Rice Noodles Cause China Food Scare
Large amounts of rice noodles made with rotten grain and potentially carcinogenic additives are being sold in south China, state press said Friday, in the country's latest food safety scare.
Up to 50 factories in south China's Dongguan city near Hong Kong are producing about 500,000 kilograms (1.1 million pounds) of tainted rice noodles a day using stale and moldy grain, the Beijing Youth Daily said.
The cost-conscious producers were bleaching the rotting rice and using additives including sulfur dioxide and other substances that could cause cancer to stretch one pound (half a kilogram) of grain into three pounds of noodles, it said.
The poor-quality rice had often been reserved for animal feed before food prices began rising dramatically in China in the latter half of 2010, the paper said, citing wholesalers.
Rice noodles, often fried and served with bits of meat and vegetables, are a favorite in south China.
In recent weeks, a series of tainted food incidents have been reported in the state media as China gears up for New Year and Lunar New Year celebrations -- a time when food and alcohol purchases traditionally increase.
Tainted red wine, bleached mushrooms, fake tofu and dyed oranges have all surfaced on store shelves -- spooking consumers still wary about food quality after a deadly scandal erupted two years ago over contaminated milk powder.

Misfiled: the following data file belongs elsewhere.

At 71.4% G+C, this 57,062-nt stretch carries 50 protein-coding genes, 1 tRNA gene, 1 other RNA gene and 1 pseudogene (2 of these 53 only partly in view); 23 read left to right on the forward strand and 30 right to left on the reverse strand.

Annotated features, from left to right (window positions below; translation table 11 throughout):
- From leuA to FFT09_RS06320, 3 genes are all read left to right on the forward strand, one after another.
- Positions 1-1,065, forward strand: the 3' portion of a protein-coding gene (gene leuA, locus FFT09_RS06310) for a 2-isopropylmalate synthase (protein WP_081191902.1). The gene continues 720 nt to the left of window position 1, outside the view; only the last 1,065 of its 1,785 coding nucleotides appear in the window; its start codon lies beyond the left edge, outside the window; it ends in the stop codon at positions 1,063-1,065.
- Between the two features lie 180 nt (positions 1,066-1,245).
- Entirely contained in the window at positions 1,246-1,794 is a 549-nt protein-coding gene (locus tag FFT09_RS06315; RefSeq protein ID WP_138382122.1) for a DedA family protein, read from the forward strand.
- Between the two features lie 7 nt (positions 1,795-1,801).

In Dongguan, a random inspection of 35 rice noodle factories in early December revealed that only five of them were making products that were up to standard, the report said.
The paper did not say what action the government would take against the manufacturers. But the food processing methods used to make the tainted noodles were spreading to other regions as an accepted way to cut costs, it said.
Most of the rice noodles were sold to canteens in thousands of factories in Dongguan, located in China's export-oriented industrial heartland, while about 10 percent were on sale in city markets, it said.
The Chinese government has come under increasing pressure from its citizens as well as foreign countries to improve the standard of its food and medicines.
In 2008, at least six children died and around 300,000 fell sick after consuming powdered milk laced with the industrial chemical melamine, which was added to make products appear higher in protein.